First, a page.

BEIJING, Feb. 27 (Xinhua) -- Consumer prices in China are going to stabilize and fall as market supplies improve and multiple government measures pay off, China's Ministry of Commerce said Thursday.
Wang Bin, an official with the Ministry of Commerce, told an online press conference that he expected consumer prices to top out as a result of increased supplies of major farm products and implementation of supportive policies such as tax cuts and logistics facilitation.
China's consumer price index (CPI), a main gauge of inflation, rose 5.4 percent year on year in January, up from 4.5 percent for December. Food prices went up 20.6 percent from a year ago, official data showed.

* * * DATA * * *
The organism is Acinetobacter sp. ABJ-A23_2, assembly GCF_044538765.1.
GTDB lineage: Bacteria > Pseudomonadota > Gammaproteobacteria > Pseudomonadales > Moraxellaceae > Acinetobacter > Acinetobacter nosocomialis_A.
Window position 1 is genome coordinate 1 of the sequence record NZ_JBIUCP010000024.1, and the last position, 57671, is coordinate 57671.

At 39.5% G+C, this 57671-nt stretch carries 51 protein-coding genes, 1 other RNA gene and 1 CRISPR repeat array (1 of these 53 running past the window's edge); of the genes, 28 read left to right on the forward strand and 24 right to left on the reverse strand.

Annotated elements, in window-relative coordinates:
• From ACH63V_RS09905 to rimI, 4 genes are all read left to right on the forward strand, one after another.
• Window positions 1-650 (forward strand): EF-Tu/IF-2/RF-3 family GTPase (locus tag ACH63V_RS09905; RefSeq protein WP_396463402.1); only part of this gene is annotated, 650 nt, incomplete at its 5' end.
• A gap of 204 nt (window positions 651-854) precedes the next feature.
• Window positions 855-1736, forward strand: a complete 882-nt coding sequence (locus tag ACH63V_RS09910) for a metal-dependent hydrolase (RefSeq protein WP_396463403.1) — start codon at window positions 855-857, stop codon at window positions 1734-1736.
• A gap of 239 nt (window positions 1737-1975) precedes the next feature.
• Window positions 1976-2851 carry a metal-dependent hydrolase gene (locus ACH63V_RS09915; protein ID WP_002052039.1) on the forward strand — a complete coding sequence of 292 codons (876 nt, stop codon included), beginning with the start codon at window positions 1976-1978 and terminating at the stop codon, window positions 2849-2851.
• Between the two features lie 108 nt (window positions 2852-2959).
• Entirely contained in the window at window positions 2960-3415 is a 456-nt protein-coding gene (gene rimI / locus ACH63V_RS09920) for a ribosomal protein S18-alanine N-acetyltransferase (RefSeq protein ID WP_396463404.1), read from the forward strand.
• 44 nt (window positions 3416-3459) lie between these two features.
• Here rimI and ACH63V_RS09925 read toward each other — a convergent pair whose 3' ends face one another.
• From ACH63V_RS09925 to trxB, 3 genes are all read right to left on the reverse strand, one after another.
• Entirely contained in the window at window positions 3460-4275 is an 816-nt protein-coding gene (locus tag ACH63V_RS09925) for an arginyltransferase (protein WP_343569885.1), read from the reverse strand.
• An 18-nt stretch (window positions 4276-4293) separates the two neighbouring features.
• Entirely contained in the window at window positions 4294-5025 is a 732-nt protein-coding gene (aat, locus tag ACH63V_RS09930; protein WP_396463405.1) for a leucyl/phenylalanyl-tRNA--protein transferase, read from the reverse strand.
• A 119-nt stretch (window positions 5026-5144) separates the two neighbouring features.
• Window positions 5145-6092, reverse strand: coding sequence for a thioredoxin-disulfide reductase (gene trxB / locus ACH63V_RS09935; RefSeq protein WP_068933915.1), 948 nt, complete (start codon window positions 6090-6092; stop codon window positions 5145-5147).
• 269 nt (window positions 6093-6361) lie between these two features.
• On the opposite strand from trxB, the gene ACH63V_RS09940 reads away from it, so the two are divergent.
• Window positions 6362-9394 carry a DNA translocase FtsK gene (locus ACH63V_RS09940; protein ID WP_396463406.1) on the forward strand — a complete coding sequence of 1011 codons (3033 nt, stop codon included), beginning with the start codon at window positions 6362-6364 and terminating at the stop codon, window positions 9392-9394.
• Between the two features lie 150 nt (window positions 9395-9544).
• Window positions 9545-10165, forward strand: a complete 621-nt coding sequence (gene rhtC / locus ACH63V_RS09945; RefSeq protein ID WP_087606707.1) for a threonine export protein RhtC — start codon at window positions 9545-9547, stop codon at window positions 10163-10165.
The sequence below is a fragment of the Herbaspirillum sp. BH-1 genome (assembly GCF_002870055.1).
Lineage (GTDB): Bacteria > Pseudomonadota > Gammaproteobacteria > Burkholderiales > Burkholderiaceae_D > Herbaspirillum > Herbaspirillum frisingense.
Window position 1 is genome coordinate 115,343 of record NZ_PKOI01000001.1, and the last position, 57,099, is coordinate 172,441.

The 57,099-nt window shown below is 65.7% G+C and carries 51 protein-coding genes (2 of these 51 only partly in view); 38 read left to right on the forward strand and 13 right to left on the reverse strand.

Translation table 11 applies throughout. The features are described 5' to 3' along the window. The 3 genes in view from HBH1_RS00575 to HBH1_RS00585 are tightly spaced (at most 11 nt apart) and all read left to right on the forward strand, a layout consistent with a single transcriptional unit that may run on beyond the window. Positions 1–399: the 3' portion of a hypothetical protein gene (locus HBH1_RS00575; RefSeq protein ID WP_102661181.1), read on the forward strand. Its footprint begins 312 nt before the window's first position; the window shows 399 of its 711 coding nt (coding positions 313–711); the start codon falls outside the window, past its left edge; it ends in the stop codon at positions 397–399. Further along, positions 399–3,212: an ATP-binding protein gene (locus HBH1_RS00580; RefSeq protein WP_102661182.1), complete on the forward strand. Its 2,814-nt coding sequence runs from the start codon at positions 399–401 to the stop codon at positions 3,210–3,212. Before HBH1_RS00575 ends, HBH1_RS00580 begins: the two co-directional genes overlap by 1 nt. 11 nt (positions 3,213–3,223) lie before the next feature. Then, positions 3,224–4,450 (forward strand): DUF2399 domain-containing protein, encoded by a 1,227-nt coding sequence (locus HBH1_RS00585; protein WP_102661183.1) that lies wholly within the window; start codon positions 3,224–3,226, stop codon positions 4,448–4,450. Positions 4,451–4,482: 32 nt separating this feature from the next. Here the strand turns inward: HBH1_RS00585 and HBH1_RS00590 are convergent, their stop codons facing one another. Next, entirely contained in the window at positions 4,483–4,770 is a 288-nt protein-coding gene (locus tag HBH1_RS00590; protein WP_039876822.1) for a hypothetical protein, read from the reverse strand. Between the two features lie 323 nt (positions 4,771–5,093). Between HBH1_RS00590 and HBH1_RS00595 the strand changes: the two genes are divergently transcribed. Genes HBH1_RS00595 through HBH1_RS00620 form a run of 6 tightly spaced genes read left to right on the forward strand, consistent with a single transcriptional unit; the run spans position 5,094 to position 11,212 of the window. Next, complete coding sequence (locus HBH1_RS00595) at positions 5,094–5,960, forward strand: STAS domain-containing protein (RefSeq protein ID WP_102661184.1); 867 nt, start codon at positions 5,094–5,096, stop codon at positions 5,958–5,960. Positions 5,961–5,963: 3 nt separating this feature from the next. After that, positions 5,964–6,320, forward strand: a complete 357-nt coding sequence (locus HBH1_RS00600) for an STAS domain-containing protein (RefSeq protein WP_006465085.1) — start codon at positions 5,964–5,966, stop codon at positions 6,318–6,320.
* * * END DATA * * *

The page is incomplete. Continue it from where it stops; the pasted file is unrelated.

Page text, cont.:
Wang said the January spike was structural and only took place because it was a special time, as the Spring Festival, in January this year but in February last year, had contributed to the increase due to a low comparison base.
Strong demand around the Spring Festival holiday, higher costs during the novel coronavirus epidemic, and high pork prices have also pushed up CPI level, Wang said.
Pork prices rose 116 percent year on year last month, contributing 2.76 percentage points to the CPI increase. The prices have been soaring in recent months, mainly caused by African swine fever and cyclical factors.
Prices of daily necessities in China are now generally stable, according to official survey results. On Feb. 26, prices of grain and edible oil in the country's 100 major wholesale farm produce markets both dropped 0.9 percent from the end of January, while prices of pork were down 0.1 percent.